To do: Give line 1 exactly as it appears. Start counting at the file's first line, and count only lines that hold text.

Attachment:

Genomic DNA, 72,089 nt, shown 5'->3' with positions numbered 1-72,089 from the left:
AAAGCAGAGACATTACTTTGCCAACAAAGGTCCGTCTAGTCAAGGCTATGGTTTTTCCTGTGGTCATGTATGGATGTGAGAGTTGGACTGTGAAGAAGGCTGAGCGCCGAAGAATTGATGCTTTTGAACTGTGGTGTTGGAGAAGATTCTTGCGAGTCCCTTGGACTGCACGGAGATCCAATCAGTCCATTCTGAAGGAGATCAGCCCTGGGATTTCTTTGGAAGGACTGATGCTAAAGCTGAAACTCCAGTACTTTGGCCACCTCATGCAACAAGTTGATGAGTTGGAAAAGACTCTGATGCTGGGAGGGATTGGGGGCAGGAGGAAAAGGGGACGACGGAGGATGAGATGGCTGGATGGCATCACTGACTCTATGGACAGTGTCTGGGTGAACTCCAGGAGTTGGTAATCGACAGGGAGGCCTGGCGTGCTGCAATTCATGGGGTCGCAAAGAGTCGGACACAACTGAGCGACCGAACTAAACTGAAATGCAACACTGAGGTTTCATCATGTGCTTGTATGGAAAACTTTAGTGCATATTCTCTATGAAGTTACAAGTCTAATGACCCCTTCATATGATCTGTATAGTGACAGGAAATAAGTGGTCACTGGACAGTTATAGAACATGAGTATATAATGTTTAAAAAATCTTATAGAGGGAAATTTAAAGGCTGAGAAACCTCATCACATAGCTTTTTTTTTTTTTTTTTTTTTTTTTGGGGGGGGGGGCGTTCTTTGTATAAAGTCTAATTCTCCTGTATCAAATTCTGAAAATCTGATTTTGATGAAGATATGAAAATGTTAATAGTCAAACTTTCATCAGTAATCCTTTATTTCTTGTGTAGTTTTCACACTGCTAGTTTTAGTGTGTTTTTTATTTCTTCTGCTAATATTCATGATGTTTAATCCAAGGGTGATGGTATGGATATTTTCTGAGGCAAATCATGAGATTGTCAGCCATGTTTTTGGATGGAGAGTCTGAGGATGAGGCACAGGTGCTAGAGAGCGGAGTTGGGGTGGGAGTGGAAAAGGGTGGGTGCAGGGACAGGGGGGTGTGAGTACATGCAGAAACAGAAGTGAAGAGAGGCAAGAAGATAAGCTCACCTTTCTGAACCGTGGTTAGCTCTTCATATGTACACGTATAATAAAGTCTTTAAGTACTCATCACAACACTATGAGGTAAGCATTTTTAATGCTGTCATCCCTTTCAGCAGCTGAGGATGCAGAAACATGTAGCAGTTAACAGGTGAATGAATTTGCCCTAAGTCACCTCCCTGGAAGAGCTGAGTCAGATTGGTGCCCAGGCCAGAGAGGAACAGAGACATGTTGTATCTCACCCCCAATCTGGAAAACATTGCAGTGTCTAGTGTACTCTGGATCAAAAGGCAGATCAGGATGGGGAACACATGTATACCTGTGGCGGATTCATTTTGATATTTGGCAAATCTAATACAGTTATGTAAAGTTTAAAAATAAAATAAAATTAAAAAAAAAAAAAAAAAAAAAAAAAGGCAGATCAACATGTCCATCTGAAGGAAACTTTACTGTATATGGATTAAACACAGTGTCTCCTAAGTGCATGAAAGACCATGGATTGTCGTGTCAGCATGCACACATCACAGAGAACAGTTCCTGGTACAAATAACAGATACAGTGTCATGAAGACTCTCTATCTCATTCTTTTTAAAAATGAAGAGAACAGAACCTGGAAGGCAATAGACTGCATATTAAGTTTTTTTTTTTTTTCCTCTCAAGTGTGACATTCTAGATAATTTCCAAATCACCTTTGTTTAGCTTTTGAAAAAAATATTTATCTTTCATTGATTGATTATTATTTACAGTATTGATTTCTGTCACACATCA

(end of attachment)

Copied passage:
Genomic DNA, 72,089 nt, shown 5'->3' with positions numbered 1-72,089 from the left: